Fitting Bonded Side Windows

I prefer bonded glass over plastic windows, glass is usually flush mounted and has a neat appearance, it doesn’t age or scratch the same way as plexi-glass (plastic). That’s not to say I won’t be adding a couple of plexi-glass windows as well. The drawback to glass is that bonded windows dont offer the same thermal values as doubled glazed plexi-glass windows and may not be able to open in the same way (limited range of opening space). There is no winner, no type is better than the other, its a matter of preference.

The Fear Factor: Drilling holes in your van for the first time is not something you want to get wrong. I found the best way was to drill from the inside out and follow the structure of the vehicle framework. This method meant I couldn’t get it wrong, so long I followed the contours of the panel I should have perfect alignment. I started by drilling a series of holes.

Below: Scary stuff, imagine getting this wrong. Fortunately its spot-on or accurate. Its not neat at this stage but that will come later.

Below: Now I have enough information in front of me to be able to connect the dots (holes) and draw a shape that is correctly located. Theres also plenty of metal remaining for the window to bond to.

Point of no return: Too late to change your mind at this stage. Its out and its left quite a big hole. Fortunately I picked a good day and its not raining.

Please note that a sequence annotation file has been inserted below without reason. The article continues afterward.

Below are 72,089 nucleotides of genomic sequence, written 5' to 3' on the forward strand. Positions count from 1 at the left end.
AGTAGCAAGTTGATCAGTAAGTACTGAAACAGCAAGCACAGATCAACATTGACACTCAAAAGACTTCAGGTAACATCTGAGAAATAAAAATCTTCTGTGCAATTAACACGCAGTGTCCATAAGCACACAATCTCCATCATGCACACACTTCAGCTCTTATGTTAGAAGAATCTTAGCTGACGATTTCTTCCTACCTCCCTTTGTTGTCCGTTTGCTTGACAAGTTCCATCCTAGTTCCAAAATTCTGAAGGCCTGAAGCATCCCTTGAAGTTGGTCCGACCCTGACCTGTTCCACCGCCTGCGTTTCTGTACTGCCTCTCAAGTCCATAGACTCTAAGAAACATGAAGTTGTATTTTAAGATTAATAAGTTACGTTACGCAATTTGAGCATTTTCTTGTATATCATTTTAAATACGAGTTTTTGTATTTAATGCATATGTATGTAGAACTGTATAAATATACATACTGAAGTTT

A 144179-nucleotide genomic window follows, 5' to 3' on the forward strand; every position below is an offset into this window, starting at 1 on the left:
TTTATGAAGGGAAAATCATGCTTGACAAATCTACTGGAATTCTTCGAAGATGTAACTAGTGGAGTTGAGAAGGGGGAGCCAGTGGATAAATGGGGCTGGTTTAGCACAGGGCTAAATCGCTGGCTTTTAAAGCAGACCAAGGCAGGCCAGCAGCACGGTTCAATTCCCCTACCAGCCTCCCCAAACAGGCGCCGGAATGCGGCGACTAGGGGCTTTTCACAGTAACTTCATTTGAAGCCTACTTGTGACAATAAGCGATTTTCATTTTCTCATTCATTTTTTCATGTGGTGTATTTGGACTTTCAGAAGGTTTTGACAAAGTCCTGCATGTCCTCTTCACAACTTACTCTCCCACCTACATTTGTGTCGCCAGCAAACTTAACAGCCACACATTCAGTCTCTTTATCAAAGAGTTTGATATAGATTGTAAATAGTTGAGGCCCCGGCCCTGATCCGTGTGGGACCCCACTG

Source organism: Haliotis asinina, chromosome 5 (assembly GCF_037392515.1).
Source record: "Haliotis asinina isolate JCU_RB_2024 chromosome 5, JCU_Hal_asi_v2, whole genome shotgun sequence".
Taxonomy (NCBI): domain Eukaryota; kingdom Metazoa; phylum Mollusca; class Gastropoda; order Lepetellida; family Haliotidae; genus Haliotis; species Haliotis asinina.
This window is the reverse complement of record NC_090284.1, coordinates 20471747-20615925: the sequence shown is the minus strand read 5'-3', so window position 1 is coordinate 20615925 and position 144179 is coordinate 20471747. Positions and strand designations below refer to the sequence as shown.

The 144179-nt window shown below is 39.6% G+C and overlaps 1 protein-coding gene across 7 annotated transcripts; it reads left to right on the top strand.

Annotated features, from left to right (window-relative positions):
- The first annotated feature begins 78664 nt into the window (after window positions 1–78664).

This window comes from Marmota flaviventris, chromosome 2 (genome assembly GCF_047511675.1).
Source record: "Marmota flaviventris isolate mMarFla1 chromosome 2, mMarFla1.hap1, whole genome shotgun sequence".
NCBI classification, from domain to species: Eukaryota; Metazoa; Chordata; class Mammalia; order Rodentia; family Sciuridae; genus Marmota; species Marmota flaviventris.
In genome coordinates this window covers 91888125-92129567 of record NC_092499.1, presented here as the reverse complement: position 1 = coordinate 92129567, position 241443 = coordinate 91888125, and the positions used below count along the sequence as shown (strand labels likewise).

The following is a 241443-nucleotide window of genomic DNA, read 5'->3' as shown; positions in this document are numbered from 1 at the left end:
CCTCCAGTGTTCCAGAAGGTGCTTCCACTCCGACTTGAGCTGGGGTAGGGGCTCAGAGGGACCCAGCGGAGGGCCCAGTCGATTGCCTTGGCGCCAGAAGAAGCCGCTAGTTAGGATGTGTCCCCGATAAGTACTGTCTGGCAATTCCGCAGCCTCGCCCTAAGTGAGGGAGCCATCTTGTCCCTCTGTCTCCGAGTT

Below: Try and let the metal panel fall inwards so it doesn’t scratch the outside of the vehicle. Save the metal, it will be useful later as I will use it to make an external cover for the mains hook-up, it’s shown on this website.

The Black Stuff: This is so that the silicone sealer will adhere to the surface of the van. It doesnt look neat but that doesnt matter as it is not visible when the window is fitted.

Dont Drop it: An expensive mistake if you drop it or it falls out. The area has been filled with black glass bonding silicone and the glass pressed in place. The tape is to stop the window sliding down. The silicone cures fairly fast (about 20 mins). Once its on, its on, you cant move it, its solid as a rock.

Below: I will add two more windows down this side later. This procedure will be shown in another category. If you want to know why I didn’t do it at this stage, its because the next two windows need to align correctly with internal panels, none of which have been fitted at this stage.

Below: Now repeat the procedure for the opposite side of the van.

Below: Because this windows is fitted to the door then there isn’t as much room to fit the trim so I decided to fit it before the window was installed. The trim and glass never touch each other, its just a little easier to do it this way but not essential.

Below: Finally both glass panels are in place and both align as they should, perfectly. No complaints and time for a pot of tea.

Van Demon: At the time of writing I could not find any address on their website. The Van Demon “contact us” page contained a phone number but no address. I am always a little cautious of websites without addresses. Whilst I had no problems with their product and service I would still take care when dealing online with companies that omit to include their full address (accurate as of the 7th Sept 2020). Try their support line before buying to check the response.

01270 667423